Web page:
A prison riot in the northern state of Tamaulipas left at least 31 people dead and at least another 13 wounded, pointing to the problem of overcrowding and violence in prisons throughout the region.
The inmate fight broke out in a medium security prison built to house 2,000 inmates, but actually houses 3,000 men and women, according to La Jornada.
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Problems like riots, mass breakouts and even prison takeovers affect penitenciaries across the region, from Mexico to Venezuela to El Salvador.
Part of the problem is that improving prison conditions is a low priority for governments struggling to improve security. For governments looking to show voters that they are taking action to lower crime rates, spending money on prison reform can incite public anger. In Peru, when the government tried to take steps to expand an overcrowded prison last December, the local town held a week of violent protests.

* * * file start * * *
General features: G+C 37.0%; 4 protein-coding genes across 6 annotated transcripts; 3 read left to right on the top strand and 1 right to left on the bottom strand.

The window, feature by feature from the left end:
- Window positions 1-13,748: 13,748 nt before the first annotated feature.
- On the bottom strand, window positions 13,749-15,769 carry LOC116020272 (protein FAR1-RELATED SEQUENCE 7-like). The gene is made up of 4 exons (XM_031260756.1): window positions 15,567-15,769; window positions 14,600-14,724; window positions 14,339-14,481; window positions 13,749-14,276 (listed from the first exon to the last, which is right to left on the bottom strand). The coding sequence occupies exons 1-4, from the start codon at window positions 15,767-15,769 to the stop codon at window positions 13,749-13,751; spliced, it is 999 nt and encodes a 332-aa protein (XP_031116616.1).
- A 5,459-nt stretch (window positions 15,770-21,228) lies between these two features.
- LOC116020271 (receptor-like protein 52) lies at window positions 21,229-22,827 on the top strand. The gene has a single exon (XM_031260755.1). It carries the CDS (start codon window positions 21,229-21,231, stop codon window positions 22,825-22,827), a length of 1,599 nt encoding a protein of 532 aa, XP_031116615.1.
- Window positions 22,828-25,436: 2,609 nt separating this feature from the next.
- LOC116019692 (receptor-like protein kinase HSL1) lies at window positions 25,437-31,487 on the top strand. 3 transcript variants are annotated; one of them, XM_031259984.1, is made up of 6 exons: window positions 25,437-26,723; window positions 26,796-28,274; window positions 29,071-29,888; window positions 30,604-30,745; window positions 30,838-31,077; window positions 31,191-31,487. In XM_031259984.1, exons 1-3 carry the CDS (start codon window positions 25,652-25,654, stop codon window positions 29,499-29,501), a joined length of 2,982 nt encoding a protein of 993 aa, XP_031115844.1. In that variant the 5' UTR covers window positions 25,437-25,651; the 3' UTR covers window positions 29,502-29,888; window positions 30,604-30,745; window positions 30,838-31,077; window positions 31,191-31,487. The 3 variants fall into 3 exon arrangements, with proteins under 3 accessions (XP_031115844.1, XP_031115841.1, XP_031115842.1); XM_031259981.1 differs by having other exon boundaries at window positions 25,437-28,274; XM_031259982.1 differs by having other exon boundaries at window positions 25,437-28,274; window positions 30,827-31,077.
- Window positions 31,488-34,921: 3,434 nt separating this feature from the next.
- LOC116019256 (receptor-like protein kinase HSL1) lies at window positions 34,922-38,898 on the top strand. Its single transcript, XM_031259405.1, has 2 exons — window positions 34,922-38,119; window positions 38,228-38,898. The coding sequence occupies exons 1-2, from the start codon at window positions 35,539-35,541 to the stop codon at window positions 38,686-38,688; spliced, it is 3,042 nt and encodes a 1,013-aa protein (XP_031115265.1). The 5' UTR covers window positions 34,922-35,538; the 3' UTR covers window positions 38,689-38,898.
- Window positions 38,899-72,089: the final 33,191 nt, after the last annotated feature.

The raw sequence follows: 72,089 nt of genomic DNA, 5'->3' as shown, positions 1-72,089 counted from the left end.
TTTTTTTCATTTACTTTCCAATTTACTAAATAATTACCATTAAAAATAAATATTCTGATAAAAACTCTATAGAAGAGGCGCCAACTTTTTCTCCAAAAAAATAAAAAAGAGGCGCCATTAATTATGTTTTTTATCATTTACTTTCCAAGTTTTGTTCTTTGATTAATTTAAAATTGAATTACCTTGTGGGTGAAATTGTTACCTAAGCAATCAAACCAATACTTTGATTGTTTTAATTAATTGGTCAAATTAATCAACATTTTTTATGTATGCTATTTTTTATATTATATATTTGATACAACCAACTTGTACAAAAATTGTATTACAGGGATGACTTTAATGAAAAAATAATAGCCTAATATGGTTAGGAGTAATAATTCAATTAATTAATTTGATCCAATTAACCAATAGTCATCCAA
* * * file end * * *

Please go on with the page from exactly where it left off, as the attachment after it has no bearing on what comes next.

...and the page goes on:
This is an isolated example, but it explains in part why prison reform is a tough political issue for any government to take on. It is particularly difficult in Latin America where governments may have limited resources and must prioritize improving citizen security by other means. Consequently, prison systems in Mexico and elsewhere remain neglected, overcrowded and prone to violence and abuse.